It's the (Tanking) Economy, Stupid
If the people don't like the economy, there must be something wrong with the people.
This is the new line from the Bush administration and its flacks: Growth is up! Unemployment is down! Incomes are soaring! So why, according to a poll taken by the nonpartisan Pew Research Center, do 63 percent of Americans say that the economy is on the wrong track? Obviously they are deluded. Or maybe they're just not all that bright.
Weighing in on the side of delusion is New York Times columnist David Brooks, who wrote the following on Sept. 7:
... workers overall are not getting a smaller slice of the pie. Wages and benefits have made up roughly the same share of G.D.P. for 50 years ... Jobs are not more insecure. Workers are just as likely to hold a job for 20 years as they were in 1969 ... workers are not stuck in dead-end jobs.And, in a statement that has economists scratching their heads: "The typical male worker with some college but no degree has seen his income rise from $34,000 in 2000 to about $40,000 today." (Who is this guy, and how do I find him?)
If the public is pessimistic, Brooks argues, it must be because "the populists, who usually live in university towns, paint a portrait of unrelieved misery that badly distorts reality." And the public, sated as it is by a steady diet of high-end restaurant meals and distracted by constant mall sprees, is dumb enough to believe those academic cranks.
Elaine Chao, the secretary of labor, tacitly endorses the intellectual defect theory, stating on CNN recently that "our economy is evolving and transitioning to a knowledge-based economy" that favors the highly educated and highly skilled. Translation: If you're not enjoying the economy, it must be because you're just not too smart. And if you're not smart enough for our knowledge-based economy, you're clearly too dumb to understand how great it really is.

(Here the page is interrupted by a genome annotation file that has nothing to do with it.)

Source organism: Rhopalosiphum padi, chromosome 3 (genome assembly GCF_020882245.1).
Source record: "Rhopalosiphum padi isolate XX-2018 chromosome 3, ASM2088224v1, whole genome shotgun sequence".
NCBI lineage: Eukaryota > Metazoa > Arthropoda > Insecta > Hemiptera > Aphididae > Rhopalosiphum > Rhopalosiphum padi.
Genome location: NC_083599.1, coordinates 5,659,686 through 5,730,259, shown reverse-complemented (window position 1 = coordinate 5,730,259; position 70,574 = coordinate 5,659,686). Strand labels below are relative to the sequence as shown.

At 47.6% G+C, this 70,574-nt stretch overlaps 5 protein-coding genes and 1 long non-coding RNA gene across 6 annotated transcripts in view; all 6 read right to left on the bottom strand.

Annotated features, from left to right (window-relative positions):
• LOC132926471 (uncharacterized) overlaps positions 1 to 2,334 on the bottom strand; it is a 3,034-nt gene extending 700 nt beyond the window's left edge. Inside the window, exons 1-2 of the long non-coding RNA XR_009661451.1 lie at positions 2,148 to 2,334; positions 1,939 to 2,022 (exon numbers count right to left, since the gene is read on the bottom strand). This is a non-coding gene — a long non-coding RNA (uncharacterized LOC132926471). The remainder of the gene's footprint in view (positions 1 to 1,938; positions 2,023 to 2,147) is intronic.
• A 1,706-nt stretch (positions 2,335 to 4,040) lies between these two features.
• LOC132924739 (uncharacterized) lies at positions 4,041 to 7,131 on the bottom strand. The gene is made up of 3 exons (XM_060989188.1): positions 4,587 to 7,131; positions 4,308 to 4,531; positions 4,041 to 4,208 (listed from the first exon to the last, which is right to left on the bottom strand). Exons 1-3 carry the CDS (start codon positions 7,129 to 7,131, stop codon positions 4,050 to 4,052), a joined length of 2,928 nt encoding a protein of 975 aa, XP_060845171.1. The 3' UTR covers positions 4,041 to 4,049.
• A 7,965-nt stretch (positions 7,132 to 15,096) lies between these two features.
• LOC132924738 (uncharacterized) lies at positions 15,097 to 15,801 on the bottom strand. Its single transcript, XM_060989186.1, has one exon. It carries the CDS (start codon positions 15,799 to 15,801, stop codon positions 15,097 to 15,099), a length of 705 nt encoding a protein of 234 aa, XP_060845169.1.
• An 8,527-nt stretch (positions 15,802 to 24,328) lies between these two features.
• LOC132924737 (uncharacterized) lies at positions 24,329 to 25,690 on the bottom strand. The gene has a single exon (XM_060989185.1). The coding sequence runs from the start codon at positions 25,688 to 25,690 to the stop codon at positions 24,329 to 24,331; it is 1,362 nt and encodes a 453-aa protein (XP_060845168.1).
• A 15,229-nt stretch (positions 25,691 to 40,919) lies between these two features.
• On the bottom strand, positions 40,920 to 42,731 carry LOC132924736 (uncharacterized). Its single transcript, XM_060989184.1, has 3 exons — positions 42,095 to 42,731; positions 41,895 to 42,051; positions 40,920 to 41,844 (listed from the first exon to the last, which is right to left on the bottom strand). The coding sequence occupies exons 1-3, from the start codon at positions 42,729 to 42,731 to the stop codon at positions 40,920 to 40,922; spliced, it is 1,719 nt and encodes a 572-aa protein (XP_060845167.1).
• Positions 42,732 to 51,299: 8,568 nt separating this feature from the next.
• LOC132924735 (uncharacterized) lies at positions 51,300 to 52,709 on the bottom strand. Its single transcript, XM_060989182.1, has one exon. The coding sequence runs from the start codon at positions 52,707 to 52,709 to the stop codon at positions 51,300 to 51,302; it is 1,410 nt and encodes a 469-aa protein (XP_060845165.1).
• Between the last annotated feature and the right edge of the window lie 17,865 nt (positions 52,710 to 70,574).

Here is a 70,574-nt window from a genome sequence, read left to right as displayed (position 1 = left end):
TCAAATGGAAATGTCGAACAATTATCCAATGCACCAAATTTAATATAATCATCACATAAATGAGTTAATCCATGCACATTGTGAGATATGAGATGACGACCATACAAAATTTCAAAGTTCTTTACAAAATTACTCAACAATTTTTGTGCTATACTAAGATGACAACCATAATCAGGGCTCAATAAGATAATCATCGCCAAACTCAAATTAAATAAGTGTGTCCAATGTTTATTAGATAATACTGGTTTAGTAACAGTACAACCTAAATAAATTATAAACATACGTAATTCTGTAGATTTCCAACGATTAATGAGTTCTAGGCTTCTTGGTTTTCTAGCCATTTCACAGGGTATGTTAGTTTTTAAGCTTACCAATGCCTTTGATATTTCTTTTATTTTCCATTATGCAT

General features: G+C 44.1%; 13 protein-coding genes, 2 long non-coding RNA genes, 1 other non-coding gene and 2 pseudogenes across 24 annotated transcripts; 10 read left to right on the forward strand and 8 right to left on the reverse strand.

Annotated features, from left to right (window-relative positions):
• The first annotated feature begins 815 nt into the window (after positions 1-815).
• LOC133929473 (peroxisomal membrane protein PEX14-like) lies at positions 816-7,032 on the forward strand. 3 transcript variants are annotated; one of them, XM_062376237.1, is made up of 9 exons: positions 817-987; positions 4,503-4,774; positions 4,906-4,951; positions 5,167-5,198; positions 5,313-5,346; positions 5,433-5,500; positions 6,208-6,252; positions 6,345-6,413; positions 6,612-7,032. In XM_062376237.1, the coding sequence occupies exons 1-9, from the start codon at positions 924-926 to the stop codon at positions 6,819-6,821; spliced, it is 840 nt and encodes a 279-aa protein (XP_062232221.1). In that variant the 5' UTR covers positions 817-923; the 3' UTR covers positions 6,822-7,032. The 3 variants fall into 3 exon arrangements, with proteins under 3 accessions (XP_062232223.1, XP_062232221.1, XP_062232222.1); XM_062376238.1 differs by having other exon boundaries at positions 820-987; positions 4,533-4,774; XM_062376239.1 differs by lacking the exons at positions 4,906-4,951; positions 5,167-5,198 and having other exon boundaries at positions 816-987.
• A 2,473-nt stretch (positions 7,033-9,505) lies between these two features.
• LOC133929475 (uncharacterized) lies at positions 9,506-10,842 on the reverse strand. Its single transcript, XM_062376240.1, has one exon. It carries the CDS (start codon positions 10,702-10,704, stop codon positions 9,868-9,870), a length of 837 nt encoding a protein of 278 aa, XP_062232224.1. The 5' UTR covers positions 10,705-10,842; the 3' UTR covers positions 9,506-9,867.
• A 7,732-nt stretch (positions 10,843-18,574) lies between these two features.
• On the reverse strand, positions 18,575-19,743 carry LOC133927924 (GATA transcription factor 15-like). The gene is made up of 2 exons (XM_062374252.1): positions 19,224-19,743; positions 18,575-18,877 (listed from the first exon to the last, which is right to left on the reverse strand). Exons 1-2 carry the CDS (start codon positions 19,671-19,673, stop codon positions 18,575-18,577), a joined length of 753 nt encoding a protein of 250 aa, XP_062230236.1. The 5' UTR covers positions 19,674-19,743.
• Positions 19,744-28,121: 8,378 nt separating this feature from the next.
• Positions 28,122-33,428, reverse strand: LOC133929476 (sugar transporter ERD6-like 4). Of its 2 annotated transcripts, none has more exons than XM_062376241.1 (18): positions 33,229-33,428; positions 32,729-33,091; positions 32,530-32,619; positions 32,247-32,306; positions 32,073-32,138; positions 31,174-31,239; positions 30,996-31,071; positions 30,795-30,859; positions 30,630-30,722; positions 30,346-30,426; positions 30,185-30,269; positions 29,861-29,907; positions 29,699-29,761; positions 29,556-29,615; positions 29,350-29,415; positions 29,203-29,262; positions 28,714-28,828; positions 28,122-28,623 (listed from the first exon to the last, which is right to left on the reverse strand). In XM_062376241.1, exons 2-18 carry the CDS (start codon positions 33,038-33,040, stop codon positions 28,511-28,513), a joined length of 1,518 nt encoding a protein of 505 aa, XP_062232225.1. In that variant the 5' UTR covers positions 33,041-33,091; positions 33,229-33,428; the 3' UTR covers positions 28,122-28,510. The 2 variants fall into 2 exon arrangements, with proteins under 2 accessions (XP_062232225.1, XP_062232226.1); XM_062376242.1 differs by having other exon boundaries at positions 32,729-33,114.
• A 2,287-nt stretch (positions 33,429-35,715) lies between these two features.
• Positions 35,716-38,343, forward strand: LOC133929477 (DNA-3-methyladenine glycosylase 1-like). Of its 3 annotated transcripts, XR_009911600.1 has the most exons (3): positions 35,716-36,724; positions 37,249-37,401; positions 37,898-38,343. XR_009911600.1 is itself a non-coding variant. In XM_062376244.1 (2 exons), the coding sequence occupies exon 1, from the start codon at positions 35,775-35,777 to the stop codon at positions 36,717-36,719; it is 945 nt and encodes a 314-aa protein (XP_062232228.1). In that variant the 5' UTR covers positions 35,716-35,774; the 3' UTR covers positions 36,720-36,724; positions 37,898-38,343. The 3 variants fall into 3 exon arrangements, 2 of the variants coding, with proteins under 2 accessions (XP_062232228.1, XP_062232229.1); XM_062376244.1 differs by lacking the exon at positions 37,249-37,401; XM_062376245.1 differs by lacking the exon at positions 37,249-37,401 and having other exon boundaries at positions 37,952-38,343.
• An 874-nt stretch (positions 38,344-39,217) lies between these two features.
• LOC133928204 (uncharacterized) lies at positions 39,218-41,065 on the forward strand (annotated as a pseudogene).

Connoisseurs of American political ideologies will note the delicate bind the Pew survey puts the conservatives in. For years, they've styled themselves as the "populists" -- upholding the supposed simple virtues and gut patriotism of the common person against the cynicism and "moral relativity" of the overeducated, Chardonnay-swigging, stem-cell-hating "liberal elite." What to do then when the average Joe and Joan say the economy sucks? Brooks falls back on the liberal elite theory -- attributing public pessimism to the baleful influence of those who dwell in "university towns." Chao wants us to believe that the disgruntled are simply those who haven't yet grasped the wonders of a "knowledge-based economy."
But right-wing populism never applied to economics. While bravely championing chastity, fetuses and heterosexual marriage, the right has pursued an unabashedly elitist economic program: cutting taxes for the wealthy and services for everyone else. The effects of these policies -- along with private sector layoffs and cuts in wages and benefits -- are finally coming home to roost. Real wages are declining; in fact, the share of the GDP that goes to wages and salaries has reached a 59-year low, while the share going to corporate profits is at a 40-year high.
Meanwhile the number of Americans without health insurance rose by 1.3 million in 2005. And while the unemployment rate is admirably low, it fails to take into account the large numbers of people who have given up looking for work or who are working at low-paid jobs for which they may be far overqualified. Odd, isn't it, that in a "knowledge-based economy" so many college graduates are waiting tables and laid-off engineers are driving airport limos?
Here's another explanation for the economic disgruntlement of the American public: They're not dumb or deluded, they're hurting. Stagnant wages and salaries, combined with rising costs of health care, energy, tuition and rent, have left a majority -- somewhere around 63 percent -- battered and bruised. Real populists don't call the people dumb. They listen to what they're saying.